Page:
Hayabusa2 probe leaves Ryugu asteroid, heads home | News | DW | 13.11.2019
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Hayabusa2 probe leaves Ryugu asteroid, heads home

A Japanese spacecraft started its journey towards Earth after investigating an asteroid for a year and a half. It is set to fly for one year, drop off samples in the Australian desert, and then continue exploring space.

Japan's Hayabusa2 probe has left Ryugu asteroid and started its 300-million-kilometer (186-million-mile) journey through space towards Earth, the Japan Aerospace Exploration Agency confirmed on Wednesday.

The spacecraft is bringing back a capsule with samples of Ryugu soil, taken both from and below the asteroid's surface. The probe had touched down on Ryugu twice and also bombarded it in order to gather subsurface material. It will continue to take pictures of the object as it slowly moves away from its modest gravitational pull. After moving away to a distance of 65 kilometers (40 miles), the device will fire its thrusters and start a one-year flight towards our planet.

Japanese scientists said the mission had exceeded their expectations.

"I'm feeling half-sad, half-determined to do our best to get the probe home," project manager Yuichi Tsuda told reporters.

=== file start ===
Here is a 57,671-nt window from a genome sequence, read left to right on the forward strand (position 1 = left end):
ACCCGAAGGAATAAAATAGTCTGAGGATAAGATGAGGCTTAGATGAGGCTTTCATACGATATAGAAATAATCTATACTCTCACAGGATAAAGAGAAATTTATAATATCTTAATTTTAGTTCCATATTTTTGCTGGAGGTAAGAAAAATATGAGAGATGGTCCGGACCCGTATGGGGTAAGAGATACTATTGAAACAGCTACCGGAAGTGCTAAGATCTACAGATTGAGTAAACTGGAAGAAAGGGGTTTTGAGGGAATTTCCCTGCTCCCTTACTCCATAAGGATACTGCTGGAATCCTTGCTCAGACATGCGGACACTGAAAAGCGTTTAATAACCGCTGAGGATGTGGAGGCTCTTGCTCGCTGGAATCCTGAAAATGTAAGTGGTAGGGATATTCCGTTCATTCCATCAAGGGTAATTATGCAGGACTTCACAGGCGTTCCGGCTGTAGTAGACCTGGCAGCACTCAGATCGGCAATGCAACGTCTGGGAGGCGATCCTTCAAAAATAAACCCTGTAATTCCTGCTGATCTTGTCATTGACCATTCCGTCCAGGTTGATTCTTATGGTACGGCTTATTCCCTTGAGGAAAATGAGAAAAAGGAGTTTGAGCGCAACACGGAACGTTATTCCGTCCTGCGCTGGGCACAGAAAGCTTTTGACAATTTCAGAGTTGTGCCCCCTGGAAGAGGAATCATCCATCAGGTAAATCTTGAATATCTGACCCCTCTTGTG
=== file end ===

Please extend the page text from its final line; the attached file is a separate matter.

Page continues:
"Ryugu has been at the heart of our everyday life for the past year and a half," he added.

Be right back

The Japanese space agency said that the probe is set to drop off a capsule with samples into Australian desert once it gets near Earth in 2020. Details are still being negotiated with the Australian government, Tsuda said.

The probe is bringing back "carbon and organic matter" that help humanity understand "how the matter is scattered around the Solar System, why it exists on the asteroid and how it is related to Earth," according to Tsuda.

However, the probe itself is not scheduled to land. After it flies by and drops off the capsule, Japanese researchers hope to send it off to a new destination; possibly another asteroid.

"The team has just started to study what can be done [after dropping off the capsule]," but there are still no concrete plans about a new target, Tsuda said.

dj/msh (AP, AFP)

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